[Coco] Re: Technical: PIA Help
bradgrier at cox.net
Thu Dec 1 21:16:14 EST 2005
Correction: the interrupt start address is $c4e2, not $c4fe - I have a
lot of numbers scribbled on the paper in front of me.
Brad Grier wrote:
> Hi Robert,
> I reached my conclusions by stepping through Mocha in debug mode. I also
> used the debugger in Jeff Vavasour's emulator (the game doesn't work
> quite right there either - it does work in David Keil's emulator). I'm
> surprised it doesn't work in MESS.
> The strobing appears to be in the interrupt routine (both the write to
> $ff02 and the read of $ff00). The routine starts at $c4fe - you don't
> have to go far to see the *first* write/read of $ff02 and $ff00.
> By the way, what is RTSI?
> Robert Gault wrote:
>> You correct in your understand of the keyboard strobing. As to the
>> game, my first question would be how do you know what the game is
>> doing? Have you disassembled the code or are you monitoring the
>> emulated registers with a built-in debugging routine.
>> There is a Tetris ROM image on RTSI which is 16K and works with a
>> Coco3 in high res graphics and a Coco1/2 in low res graphics. A very
>> very quick scan through the code did not find the $FF02 strobing. Does
>> the store $FF02 with $FF occur during the interrupt, or is $FF00 read
>> during the interrupt, or both?
>> By the way, this image does not run correctly in MESS. Key presses are
>> detected but the game responds as though several wrong keys were
>> pressed. I'm not sure how or if I can test it on a real Coco without a
>> ROM pack.
>> Brad Grier wrote:
>>> Hello all,
>>> I'm trying to get Tetris to work in Mocha but I'm having trouble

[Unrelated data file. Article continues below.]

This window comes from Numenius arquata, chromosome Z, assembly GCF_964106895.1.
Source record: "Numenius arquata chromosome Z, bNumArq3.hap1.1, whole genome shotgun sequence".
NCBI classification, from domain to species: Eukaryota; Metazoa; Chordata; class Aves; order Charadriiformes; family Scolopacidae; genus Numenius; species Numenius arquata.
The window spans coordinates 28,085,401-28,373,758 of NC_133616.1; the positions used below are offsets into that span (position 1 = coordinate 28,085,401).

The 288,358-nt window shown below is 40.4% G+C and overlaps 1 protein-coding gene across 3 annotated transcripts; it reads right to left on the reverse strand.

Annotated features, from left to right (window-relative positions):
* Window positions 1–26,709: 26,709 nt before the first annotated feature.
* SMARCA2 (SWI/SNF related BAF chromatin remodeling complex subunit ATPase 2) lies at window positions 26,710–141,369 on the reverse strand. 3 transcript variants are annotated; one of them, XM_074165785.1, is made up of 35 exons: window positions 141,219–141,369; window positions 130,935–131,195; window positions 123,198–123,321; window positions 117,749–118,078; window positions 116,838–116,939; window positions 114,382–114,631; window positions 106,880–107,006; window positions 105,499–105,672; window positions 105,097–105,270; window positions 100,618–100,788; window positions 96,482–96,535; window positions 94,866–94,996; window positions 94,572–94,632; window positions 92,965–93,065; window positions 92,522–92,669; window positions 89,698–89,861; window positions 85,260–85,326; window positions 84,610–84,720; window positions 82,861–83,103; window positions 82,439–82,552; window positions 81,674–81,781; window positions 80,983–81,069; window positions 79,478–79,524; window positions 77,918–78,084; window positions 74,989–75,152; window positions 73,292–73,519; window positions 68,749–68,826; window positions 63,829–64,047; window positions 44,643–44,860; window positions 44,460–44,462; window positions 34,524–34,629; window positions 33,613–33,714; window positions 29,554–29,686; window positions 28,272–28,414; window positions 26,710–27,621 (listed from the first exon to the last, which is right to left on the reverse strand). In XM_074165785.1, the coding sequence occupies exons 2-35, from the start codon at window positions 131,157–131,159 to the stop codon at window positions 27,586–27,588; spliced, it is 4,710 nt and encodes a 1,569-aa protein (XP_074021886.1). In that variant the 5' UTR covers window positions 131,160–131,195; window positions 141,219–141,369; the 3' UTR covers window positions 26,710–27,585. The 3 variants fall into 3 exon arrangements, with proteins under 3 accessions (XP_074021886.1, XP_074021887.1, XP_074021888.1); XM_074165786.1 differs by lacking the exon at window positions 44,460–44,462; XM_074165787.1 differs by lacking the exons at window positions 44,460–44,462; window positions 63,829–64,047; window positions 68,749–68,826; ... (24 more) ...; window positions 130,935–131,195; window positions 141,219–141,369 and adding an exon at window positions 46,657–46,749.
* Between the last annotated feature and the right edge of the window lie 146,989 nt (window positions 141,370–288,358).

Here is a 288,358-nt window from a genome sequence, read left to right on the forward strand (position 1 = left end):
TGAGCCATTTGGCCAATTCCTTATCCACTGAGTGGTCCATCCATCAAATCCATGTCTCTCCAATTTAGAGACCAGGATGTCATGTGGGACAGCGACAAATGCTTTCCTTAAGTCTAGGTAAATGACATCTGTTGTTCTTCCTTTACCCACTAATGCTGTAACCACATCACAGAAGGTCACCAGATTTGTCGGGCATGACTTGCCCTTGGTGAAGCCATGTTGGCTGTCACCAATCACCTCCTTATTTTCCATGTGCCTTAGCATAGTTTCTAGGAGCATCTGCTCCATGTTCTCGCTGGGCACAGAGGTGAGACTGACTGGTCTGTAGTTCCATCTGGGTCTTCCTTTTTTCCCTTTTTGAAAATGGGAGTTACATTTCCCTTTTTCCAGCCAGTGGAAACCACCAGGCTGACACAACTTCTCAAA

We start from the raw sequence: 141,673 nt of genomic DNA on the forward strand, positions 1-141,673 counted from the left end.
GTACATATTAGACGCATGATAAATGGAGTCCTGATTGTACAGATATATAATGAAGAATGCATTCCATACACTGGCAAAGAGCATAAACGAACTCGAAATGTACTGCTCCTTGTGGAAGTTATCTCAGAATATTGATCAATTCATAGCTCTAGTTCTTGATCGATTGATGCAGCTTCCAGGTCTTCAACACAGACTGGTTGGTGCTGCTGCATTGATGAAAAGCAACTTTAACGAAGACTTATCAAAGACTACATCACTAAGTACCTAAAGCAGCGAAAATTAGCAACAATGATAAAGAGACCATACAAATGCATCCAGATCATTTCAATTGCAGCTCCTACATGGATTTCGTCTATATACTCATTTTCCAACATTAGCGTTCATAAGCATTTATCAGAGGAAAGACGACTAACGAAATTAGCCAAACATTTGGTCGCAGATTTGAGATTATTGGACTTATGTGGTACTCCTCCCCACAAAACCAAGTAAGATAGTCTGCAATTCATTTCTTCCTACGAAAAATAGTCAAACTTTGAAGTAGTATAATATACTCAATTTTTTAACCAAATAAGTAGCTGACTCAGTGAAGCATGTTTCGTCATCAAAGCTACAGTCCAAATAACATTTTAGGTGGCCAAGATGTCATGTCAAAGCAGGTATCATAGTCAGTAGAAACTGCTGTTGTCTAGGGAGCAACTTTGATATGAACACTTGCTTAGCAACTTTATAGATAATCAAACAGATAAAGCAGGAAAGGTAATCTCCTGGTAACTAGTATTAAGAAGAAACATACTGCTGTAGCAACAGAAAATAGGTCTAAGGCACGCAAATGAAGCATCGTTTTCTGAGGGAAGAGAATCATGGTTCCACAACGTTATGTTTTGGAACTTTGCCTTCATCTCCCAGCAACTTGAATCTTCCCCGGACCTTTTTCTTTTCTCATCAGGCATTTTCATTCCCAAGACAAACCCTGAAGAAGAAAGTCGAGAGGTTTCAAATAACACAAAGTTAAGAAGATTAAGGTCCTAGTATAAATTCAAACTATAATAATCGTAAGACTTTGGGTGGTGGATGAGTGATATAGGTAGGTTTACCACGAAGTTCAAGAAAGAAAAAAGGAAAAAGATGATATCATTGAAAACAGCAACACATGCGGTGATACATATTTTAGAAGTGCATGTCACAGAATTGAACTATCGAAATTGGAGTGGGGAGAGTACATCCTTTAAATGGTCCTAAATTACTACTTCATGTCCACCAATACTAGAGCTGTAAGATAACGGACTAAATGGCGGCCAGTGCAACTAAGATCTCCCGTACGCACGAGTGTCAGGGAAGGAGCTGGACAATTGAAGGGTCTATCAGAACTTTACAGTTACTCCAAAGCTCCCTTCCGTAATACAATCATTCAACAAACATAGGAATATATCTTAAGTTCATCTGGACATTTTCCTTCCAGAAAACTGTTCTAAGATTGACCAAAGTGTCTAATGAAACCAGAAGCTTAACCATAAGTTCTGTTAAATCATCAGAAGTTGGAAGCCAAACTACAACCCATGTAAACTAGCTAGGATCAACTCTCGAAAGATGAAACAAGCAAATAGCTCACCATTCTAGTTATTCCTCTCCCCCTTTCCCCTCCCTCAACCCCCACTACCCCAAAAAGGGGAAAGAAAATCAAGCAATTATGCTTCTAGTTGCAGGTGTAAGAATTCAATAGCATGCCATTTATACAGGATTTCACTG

>>> getting the emulator to recognize key presses in the game. This is
>>> the only program I've found that exhibits this behavior.
>>> My understanding of the CoCo PIA keyboard routine is as follows:
>>> Write a zero to the bit that corresponds to the keyboard column
>>> you're interested in (with the rest of the bits set to 1) and poke it
>>> into 0xff02. Next read 0xff00 and if a key is pressed you'll get a
>>> zero in the bit corresponding to the keyboard row.
>>> Tetris seems to do all of it's keyboard polling from a field sync
>>> interrupt routine. It's constantly poking 0xff into 0xff02 - normally
>>> Mocha would ignore the subsequent read at 0xff00 because no bits are
>>> zero. I've found that if I treat 0xff as a request to see if *any*
>>> key is down regardless of column, I can at least get some keys to
>>> kind of work. Maybe it all boils down to what does a 0xff into 0xff02
>>> really do? I'm sure I'm overlooking something obvious...
>>> Anyway, I've been making a lot of changes to Mocha recently and this
>>> one is last on the list for the time being. That, and I like Tetris.
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